My ministerial colleagues have had the opportunity to listen, and speak, to a wide range of universities and research institutions, to understand their priorities.
We intend to ensure that the British research and technology communities can continue to access the talent that they need to build the next Airbus or delve deeper into the causes of epilepsy, as the Swansea Neurology and Molecular Neuroscience Research Team have been doing with such success in recent months.
And innovation such as this requires the best brains we can access, wherever they come from.
So let me be absolutely clear: while we have a clear mandate from the electorate to take back control of the number of people entering this country is clear, leaving the European Union does not – and must not - mean that we pull up the drawbridge.
We must retain the flexibility and discretion to ensure that we continue to attract the best of global talent.
And as David Davis, the Secretary of State for Exiting the EU, has said - let me quote him:
We will always welcome those with the skills, the drive and the expertise to make our nation better still.
If we are to win in the global marketplace, we must win the global battle for talent. Britain has always been one of the most tolerant and welcoming places on the face of the earth. It must and it will remain so.
We have already provided the certainty to current eligible EU students and those starting courses in 16/17 and 17/18 that they will continue to be eligible for finance for the full duration of their course.
And the Prime Minister has already made clear that she wants to seek early agreement on the status of EU nationals in the UK and UK nationals in the EU, so that businesses and individuals can plan with certainty.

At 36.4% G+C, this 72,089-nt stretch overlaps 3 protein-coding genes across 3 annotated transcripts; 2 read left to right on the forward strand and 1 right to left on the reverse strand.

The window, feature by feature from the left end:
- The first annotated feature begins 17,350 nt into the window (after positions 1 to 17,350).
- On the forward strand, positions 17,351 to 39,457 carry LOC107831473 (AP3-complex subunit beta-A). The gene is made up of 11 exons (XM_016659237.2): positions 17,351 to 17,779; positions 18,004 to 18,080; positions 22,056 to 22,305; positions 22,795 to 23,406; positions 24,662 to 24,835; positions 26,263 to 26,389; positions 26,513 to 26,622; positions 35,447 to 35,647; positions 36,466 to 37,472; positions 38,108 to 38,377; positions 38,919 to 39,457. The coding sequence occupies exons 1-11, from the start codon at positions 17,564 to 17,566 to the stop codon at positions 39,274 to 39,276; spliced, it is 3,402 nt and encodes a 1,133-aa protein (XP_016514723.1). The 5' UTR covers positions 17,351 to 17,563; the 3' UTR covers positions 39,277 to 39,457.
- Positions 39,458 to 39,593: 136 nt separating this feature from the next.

Welsh universities are a leading example of a sector already reaching out to the world — in 2014/15 there were nearly 19,000 international (i.e. non-EU) students enrolled at Welsh universities.
And as we forge that new future post-Brexit I hope and fully expect that the bond between Welsh institutions and the rest of the world will only become stronger.
We also intend to ensure that research and development more broadly is receiving the funding it needs to thrive, and to take with it our broader economy.
The Prime Minister announced on Monday, as you probably know, that by the end of the Parliament, we will be investing an extra £2 billion a year in research and development to put post-Brexit Britain at the cutting edge of science and technology.
Some of this funding will be directed to an Industrial Strategy Challenge Fund, to back priority technologies such as robotics and biotechnology where the UK and not least Wales has the potential to turn strengths in research into a global industrial and commercial lead.
And in addition, we have committed to underwrite all competitively bid-for EU research funding granted before the point of exit.